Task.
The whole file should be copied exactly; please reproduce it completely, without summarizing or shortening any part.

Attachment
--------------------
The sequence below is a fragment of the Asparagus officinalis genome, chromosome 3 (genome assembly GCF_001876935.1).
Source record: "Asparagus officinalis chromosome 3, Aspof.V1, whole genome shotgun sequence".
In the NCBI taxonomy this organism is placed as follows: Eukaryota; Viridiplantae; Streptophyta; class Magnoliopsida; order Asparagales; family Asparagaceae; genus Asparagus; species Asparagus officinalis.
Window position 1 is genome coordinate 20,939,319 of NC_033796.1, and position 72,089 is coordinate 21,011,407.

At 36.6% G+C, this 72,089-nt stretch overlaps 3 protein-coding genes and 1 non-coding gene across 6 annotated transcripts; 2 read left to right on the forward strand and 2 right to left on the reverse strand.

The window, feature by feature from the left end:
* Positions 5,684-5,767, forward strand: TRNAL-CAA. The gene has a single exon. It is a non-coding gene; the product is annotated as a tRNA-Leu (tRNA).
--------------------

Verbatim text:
The sequence below is a fragment of the Asparagus officinalis genome, chromosome 3 (genome assembly GCF_001876935.1).
Source record: "Asparagus officinalis chromosome 3, Aspof.V1, whole genome shotgun sequence".
In the NCBI taxonomy this organism is placed as follows: Eukaryota; Viridiplantae; Streptophyta; class Magnoliopsida; order Asparagales; family Asparagaceae; genus Asparagus; species Asparagus officinalis.
Window position 1 is genome coordinate 20,939,319 of NC_033796.1, and position 72,089 is coordinate 21,011,407.

At 36.6% G+C, this 72,089-nt stretch overlaps 3 protein-coding genes and 1 non-coding gene across 6 annotated transcripts; 2 read left to right on the forward strand and 2 right to left on the reverse strand.

The window, feature by feature from the left end:
* Positions 5,684-5,767, forward strand: TRNAL-CAA. The gene has a single exon. It is a non-coding gene; the product is annotated as a tRNA-Leu (tRNA).